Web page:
Mining talk continues tonight

By Chris Berendt -

Mining matters will again overtake the City Auditorium tonight (Wednesday) in what is likely to be another all-night affair.

The Sampson County Planning Board has heard 10 hours of talk on a mining proposal for Five Bridge Road, and is still expected to hear from many more residents opposed to the operation. At the last meeting, Clifton Hester, representing the contingent opposed to the request, expressed his desire to engage his own real estate appraiser as an expert witness. Nearly a dozen people also raised their hands with intentions to speak at the next meeting, on tap for 6:30 p.m. Wednesday, Jan. 13.

That is when the Planning Board will meet again to discuss a special use request by Draft and Design Services to develop a sand and gravel mining operation on a large tract of land on Five Bridge Road.

The Big Easy mine on Fleet Naylor was approved in November, on the heels of the White Sands Mine in close proximity to that area in September. A proposed mining operation on High House Road was denied. The Five Bridge proposal remains the sole request outstanding. All land is owned by Clark Wooten.

Close to 30 hours has already been spent in meetings over the past two months hearing mining issues.

“We’re still a ways from being done,” chairman Scott Brown said at the last meeting Dec. 28. “We’re trying to put an end to that continuous cycle. It would be my goal, my wish and my ambition to at least finish the public hearing and close that at the next meeting. We want to be fair to everyone. We didn’t limit the applicant and we’re not limiting the opposition.”

After mulling limitations on number of speakers, Brown ultimately said the sign-up sheet would be torn up and everyone who wished to speak could do so.

There has been no lack of speeches given on mining proposals. For months, resident after resident has voiced their displeasure over what one landowner wants to do with his property, saying his personal venture will not benefit the community and will act to hurt their quality of life.

The proposed Little Coharie Mine would operate 7 a.m. to 6 p.m. Monday through Friday, with no operations on Saturday or Sunday. Numerous conditions were proposed by the applicant that included moving the access gate away from the roadway, erecting a gate along the haul road and equipping that accessway with a sprinkler system to mitigate dust from traffic in and out of the plant.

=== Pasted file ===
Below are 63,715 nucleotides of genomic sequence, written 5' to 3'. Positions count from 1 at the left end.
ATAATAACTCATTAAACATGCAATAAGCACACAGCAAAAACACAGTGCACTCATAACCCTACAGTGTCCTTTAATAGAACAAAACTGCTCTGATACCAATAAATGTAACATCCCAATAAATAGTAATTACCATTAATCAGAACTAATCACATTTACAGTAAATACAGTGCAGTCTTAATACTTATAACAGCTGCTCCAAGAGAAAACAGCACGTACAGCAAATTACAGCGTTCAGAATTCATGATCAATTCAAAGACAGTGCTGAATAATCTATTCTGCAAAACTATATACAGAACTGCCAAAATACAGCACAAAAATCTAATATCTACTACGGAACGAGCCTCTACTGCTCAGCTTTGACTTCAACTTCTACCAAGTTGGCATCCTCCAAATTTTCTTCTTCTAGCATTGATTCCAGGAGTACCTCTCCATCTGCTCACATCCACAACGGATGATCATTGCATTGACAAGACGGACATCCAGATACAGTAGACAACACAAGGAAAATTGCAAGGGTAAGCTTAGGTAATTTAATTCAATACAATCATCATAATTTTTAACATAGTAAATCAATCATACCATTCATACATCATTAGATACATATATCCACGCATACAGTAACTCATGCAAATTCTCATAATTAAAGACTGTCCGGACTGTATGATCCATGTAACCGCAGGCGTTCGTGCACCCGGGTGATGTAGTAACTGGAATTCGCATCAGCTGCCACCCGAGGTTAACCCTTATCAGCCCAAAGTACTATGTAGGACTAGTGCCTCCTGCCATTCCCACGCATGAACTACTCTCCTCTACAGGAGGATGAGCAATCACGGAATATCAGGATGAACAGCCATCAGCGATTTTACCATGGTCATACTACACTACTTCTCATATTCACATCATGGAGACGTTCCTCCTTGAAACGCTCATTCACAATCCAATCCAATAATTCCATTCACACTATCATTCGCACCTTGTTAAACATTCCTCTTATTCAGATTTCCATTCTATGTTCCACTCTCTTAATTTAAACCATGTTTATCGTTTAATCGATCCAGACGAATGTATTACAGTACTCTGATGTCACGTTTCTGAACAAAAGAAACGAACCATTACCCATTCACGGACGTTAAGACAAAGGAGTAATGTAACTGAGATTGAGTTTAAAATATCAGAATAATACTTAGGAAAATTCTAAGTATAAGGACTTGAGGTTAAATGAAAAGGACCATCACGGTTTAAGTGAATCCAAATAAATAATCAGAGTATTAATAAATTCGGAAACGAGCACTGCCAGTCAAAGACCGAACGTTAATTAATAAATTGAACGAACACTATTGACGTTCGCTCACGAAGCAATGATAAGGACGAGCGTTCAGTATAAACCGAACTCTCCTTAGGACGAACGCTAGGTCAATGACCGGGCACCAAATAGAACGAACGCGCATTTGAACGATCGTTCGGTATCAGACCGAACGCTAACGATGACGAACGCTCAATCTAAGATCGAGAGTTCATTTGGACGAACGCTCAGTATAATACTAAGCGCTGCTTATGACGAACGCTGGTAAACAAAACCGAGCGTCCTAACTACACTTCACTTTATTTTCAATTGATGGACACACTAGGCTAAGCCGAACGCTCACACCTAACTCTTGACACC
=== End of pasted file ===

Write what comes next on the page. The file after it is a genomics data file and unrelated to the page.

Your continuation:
Other conditions included increasing setbacks for the mining itself, and decreasing height of stockpiles and equipment.

Property values and harmony have been points of contention in discussions. At the last meeting, Rev. Mike Shook was one more than a dozen who spoke. He reiterated the group’s driving point that the mining operation would not be in harmony.

“I plead with you to give some consideration to the well-being, the future development, the harmony of a community where we live,” Shook implored the board. “It’s a beautiful place, a friendly place. Please think beyond the benefit that this will for the mine owner and think about what effect it will have when you try to recruit business, families and future development to Clinton and Sampson County. Leave a place of beauty and tranquility for our children and our grandchildren and future generations. Don’t just think of selfish interests.”

The applicant’s attorney Andrew Jackson has maintained that “competent, material and substantial evidence” by the applicant backs the request, and denial of the permit by the board could only come if evidence on the opposing side was equally as substantial. Lay witness testimony is “hearsay” and does not meet that standard, he has noted.

Reach Managing Editor Chris Berendt at 910-249-4616. Follow the paper on twitter @SampsonInd and like us on Facebook.

By Chris Berendt

Reach Managing Editor Chris Berendt at 910-249-4616. Follow the paper on twitter @SampsonInd and like us on Facebook.

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